The European Union has hit its carbon-cutting targets six years early, according to new data, prompting praise from some quarters but also criticism that the goals were not tough enough.
Member states had been told to reduce their greenhouse gas emissions from the levels in 1990 by 20 per cent, with a deadine of 2020.
But the European Environment Agency has announced that aim has been easily surpassed, with the target actually met in 2014 when levels were 24 per cent lower than 1990.
Hans Bruyninckx, executive director of the EEA, said the shift was encouraging, but climate campaigners have said it shows the Paris agreement could have been more demanding of its governments.
Mr Bruyninckx said: "It is positive that Europe has been able to reduce greenhouse gas emissions substantially since 1990. It is an important step towards reaching our 2030 and 2050 climate targets.
"To accelerate the transition towards a low-carbon society, we need to further boost our investments in technology and innovation aimed at reducing our dependence on fossil fuels."
Manufacturing, power generation and home heating saw the biggest savings, outweighing increases in carbon dioxide from road transport and powerful hydrofluorocarbons gases from air conditioners and fridges. The overall decrease in 2014 was 4.1 per cent compared to the previous year.
Yet campaigners have said the success of the EU has shown the targets are not ambitious enough, particularly since EU countries will now overshoot their 2020 goal by at least 10 per cent.
They also said the aim for a 40 per cent cut by 2030 was far too lenient.
Wendy Trio, director of Climate Action Network (CAN) Europe, said the achievement proved the EU's "climate policies were out of touch with reality".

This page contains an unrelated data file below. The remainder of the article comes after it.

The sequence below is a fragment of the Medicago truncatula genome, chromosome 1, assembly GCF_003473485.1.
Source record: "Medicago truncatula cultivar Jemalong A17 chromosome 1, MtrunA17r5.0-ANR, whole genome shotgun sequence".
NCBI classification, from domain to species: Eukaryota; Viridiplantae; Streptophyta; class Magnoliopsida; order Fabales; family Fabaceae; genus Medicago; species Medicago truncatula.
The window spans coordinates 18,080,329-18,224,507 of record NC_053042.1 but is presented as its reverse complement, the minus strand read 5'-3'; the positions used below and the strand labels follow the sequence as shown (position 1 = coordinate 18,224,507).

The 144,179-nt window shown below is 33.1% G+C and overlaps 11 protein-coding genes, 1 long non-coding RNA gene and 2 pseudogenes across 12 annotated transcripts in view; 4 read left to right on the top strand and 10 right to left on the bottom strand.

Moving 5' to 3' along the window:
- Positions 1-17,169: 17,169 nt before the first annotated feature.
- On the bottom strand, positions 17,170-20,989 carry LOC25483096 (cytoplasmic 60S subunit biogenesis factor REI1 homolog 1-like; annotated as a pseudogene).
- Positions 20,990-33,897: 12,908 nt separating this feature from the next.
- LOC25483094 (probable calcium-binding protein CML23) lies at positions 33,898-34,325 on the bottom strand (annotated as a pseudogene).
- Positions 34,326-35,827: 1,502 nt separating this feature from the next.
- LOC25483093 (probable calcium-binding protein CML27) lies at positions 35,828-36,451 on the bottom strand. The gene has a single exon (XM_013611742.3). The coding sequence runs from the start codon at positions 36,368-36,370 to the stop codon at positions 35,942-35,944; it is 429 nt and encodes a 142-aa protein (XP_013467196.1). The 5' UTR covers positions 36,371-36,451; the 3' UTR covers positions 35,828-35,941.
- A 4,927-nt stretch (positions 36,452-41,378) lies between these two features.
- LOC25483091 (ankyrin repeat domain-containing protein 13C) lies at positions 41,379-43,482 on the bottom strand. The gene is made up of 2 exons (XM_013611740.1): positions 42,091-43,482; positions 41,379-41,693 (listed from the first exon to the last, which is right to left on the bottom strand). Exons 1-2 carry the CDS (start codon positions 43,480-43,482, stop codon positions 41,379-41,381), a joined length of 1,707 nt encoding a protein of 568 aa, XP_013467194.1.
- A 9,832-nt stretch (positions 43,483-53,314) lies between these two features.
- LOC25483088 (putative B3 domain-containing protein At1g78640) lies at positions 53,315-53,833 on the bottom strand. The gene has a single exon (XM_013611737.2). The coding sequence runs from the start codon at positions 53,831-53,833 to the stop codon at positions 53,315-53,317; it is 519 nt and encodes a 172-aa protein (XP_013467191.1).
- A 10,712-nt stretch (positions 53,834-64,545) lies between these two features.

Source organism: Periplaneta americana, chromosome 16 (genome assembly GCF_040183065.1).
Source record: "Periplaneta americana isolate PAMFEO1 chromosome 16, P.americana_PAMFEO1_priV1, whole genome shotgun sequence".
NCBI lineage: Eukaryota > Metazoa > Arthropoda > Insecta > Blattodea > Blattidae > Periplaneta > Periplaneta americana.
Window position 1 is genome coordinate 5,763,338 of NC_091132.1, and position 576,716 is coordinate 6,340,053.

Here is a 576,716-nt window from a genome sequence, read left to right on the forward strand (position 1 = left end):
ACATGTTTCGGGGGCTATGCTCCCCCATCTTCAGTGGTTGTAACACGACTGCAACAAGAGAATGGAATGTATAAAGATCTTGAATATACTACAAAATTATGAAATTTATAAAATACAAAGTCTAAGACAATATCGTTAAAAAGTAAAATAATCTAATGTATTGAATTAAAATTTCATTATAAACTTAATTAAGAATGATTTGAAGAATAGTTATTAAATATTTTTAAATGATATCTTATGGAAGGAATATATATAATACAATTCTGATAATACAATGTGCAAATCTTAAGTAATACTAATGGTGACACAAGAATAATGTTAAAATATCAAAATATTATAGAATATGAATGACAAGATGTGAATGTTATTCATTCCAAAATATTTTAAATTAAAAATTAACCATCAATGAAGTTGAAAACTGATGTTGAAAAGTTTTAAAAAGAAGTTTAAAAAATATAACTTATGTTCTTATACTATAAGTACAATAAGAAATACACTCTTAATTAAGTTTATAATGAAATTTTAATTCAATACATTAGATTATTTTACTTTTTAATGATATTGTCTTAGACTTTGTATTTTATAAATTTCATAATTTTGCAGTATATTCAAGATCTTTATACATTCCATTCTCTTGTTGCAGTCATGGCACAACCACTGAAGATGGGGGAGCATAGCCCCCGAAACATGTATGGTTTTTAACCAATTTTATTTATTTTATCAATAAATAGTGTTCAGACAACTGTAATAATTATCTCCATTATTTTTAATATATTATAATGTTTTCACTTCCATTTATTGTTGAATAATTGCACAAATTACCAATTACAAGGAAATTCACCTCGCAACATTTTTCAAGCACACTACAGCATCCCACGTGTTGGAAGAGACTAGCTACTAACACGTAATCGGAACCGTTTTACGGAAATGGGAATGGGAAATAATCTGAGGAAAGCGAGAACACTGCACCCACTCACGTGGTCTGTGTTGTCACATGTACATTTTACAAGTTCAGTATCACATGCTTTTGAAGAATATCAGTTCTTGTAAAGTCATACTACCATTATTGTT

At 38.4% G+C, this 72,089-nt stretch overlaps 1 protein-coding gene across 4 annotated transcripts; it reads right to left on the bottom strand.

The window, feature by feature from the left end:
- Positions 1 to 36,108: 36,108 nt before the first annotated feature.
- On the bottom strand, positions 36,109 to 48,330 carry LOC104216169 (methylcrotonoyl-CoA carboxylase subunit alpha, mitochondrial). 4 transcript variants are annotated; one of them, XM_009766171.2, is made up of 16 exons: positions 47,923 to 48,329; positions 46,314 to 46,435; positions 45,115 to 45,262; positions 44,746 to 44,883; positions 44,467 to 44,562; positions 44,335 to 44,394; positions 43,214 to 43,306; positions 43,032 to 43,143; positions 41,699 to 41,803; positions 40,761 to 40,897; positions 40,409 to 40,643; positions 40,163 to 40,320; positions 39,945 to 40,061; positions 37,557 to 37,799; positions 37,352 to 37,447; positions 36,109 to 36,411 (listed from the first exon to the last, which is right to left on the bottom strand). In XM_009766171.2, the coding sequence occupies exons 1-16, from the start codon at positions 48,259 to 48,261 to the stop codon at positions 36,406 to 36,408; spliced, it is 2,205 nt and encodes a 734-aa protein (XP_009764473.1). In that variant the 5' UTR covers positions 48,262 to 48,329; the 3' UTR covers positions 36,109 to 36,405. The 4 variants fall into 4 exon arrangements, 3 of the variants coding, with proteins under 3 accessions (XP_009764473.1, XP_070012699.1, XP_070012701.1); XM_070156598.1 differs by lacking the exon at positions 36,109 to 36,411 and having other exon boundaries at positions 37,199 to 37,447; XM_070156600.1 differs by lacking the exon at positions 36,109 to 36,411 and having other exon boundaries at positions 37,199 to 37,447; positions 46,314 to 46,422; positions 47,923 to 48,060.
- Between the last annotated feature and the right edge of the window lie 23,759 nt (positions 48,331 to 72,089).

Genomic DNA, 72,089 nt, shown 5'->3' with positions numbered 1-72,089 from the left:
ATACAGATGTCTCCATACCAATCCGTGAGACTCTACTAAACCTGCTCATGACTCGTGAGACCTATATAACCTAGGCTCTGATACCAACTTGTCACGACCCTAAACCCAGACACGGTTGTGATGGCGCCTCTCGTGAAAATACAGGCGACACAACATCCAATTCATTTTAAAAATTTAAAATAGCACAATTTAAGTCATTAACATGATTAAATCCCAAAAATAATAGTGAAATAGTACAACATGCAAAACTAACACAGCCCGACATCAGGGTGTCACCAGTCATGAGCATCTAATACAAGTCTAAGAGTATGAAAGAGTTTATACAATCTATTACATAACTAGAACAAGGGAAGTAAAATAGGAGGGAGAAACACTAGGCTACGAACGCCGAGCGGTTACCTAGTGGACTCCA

She added that the findings were further proof that the Paris Climate Agreement, which academics said was "inadequate", had not been stringent enough.
"The findings demonstrate that the EU could easily increase its climate target for 2030 as a contribution to reaching the goals of the Paris Agreement," she said.
Several EU countries have reached milestones in their bid to run off cleaner energy so far this year.
In Norway, about 24 per cent of the country's cars run on electricity, and it is a heavy producer of renewable energy with more than 99 per cent of electricity covered by hydropower.
Meanwhile, investment in renewable energy rose by 25 per cent in the UK last year, according to a global paper on the topic.
And in Denmark, one particularly windy day allowed the country to produce 140 per cent of its electricity needs and sell the excess off to Germany and Norway.
The figures were collected by the EEA from each of the EU's 26 member states and sent to the United Nations, with whom all members of the EU have signed the Framework Convention on Climate Change.
Join our commenting forum
Join thought-provoking conversations, follow other Independent readers and see their replies